"I Wish It Could Be Christmas Everyday" is a Christmas song by British glam rock band Wizzard. It was first released in December 1973. Despite the song's strong, long-lasting popularity, it has reached no higher than number four on the UK Singles Chart, a position it occupied for four consecutive weeks from December 1973 to January 1974. As with most Wizzard songs, it was written and produced by Roy Wood — formerly of The Move and a founding member of ELO. The song was famously beaten to the 1973 Christmas Number 1 spot by Slade's "Merry Xmas Everybody" which remained at the top of the charts for five weeks, from December 1973 to January 1974.
Roy Wood sings lead vocals. The backing vocals for the single are by "The Suedettes", augmented by the choir of Stockland Green Bilateral School First Year. The original sleeve of the single credits "Miss Snob and Class 3C" with "Additional noises". The basic track for the single was recorded in August 1973, so to create a wintry feeling engineer Steve Brown decorated the studio with Christmas decorations and turned the air conditioning down to its coldest setting. Wood wore a woollen hat found in lost property. The schoolchildren were brought down from the Midlands to London by bus during the autumn half-term to add their contributions.
At the time of the single's release, Wizzard's contract with EMI was close to expiration. Promotional copies were pressed by Warner Brothers, with whom the band had just signed for future releases. Only then was it discovered that EMI were legally entitled to the track after all, so the Warner Bros. Records pressings were halted and the record appeared on the Harvest label, but with the same picture sleeve.
Although Wood had arranged for the members of the Stockland Green School choir to sing at the Top of the Pops television recording, their place was taken by children provided by a local London stage school.
With the failure of its first release to top the UK Singles Chart in 1973 - it was kept from number one by Slade's "Merry Xmas Everybody" - it was re-recorded with children from Kempsey Primary School in Worcester, then re-issued in 1981 (reaching number 41 on the UK Singles Chart), and then again in 1984, this time with an additional extended 12-inch version, and getting as far as number 23.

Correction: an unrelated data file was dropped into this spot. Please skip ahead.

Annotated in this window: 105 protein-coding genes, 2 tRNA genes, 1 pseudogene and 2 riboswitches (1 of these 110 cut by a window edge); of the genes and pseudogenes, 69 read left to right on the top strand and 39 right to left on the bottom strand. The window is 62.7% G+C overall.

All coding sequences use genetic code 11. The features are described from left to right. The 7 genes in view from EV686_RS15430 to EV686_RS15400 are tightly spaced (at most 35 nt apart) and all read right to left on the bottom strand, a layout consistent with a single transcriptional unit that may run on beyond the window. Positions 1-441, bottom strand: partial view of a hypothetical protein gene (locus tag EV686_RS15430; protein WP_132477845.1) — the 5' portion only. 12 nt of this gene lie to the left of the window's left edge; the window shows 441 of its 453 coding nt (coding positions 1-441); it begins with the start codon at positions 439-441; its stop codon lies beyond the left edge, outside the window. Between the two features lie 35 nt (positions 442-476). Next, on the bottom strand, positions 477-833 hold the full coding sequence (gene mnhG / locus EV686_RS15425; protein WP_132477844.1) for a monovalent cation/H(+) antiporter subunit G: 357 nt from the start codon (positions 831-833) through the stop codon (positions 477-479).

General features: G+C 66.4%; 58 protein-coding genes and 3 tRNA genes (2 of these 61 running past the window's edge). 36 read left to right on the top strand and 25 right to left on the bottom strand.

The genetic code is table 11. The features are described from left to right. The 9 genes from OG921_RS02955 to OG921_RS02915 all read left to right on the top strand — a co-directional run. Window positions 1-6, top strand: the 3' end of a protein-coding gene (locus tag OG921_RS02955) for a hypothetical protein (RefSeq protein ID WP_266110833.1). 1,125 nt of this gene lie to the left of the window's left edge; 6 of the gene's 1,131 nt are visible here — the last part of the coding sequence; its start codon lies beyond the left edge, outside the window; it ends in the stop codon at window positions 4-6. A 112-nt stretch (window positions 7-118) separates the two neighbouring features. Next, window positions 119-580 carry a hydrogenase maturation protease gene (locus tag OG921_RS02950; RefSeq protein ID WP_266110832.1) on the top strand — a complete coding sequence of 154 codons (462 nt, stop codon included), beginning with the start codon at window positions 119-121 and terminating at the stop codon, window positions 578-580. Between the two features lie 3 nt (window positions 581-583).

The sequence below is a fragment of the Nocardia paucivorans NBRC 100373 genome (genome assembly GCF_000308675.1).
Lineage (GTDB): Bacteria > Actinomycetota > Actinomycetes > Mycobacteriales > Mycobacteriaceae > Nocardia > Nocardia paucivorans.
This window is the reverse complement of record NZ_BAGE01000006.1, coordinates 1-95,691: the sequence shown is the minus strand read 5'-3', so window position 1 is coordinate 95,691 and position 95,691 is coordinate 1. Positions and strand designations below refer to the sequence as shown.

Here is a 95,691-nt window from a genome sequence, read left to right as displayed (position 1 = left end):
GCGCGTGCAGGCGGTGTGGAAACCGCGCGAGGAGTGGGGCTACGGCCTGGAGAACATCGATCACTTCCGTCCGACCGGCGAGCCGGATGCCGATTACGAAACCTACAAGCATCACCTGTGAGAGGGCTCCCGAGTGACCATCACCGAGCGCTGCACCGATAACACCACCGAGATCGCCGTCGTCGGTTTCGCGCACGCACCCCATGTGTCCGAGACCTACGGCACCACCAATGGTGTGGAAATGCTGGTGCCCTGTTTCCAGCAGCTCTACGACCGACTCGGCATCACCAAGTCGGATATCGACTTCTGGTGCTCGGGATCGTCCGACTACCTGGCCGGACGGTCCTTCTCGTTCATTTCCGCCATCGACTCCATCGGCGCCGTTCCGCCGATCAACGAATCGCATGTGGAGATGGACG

As downloads as well as physical sales became eligible for the weekly Top 75, from January 2007 onwards, and with the help of additional exposure thanks to an Argos television advertisement, the song charted again in November and December 2007, this time reaching number 16, despite the absence of any physical release. In the week of 13 December 2008, the song peaked at number 31. In the week of 14 December 2009, it peaked at number 45. In the week of 11 December 2010, it peaked at number 46. In the week of 12 December 2011, it peaked at number 28 (its highest position since December 2007). In the week of 16 December 2012, it charted at number 29. In 2013 it reached number 31 in the UK Singles Chart.
^The four consecutive weeks include one for which no new chart was published; when this occurs, it is the usual practice to repeat the previous week's chart to fill the gap. The same two records - "I Love You Love Me Love" and "You Won't Find Another Fool Like Me" - intervened between the Slade and Wizzard discs both before and after the "gap" week.
^It has been claimed that the choir's participation was arranged by pianist Bill Hunt, who may have been brother-in-law of the school's maths teacher. But a familial connection has been disputed, since Hunt's mother is claimed to have lived in nearby Queens Road, also within the ward of Stockland Green.
^ abVan der Kiste, John (2012). Roy Wood: The Move, Wizzard and beyond. KDP.
^Roberts, David (2006). British Hit Singles & Albums (19th ed.). London: Guinness World Records Limited. p. 608. ISBN1-904994-10-5.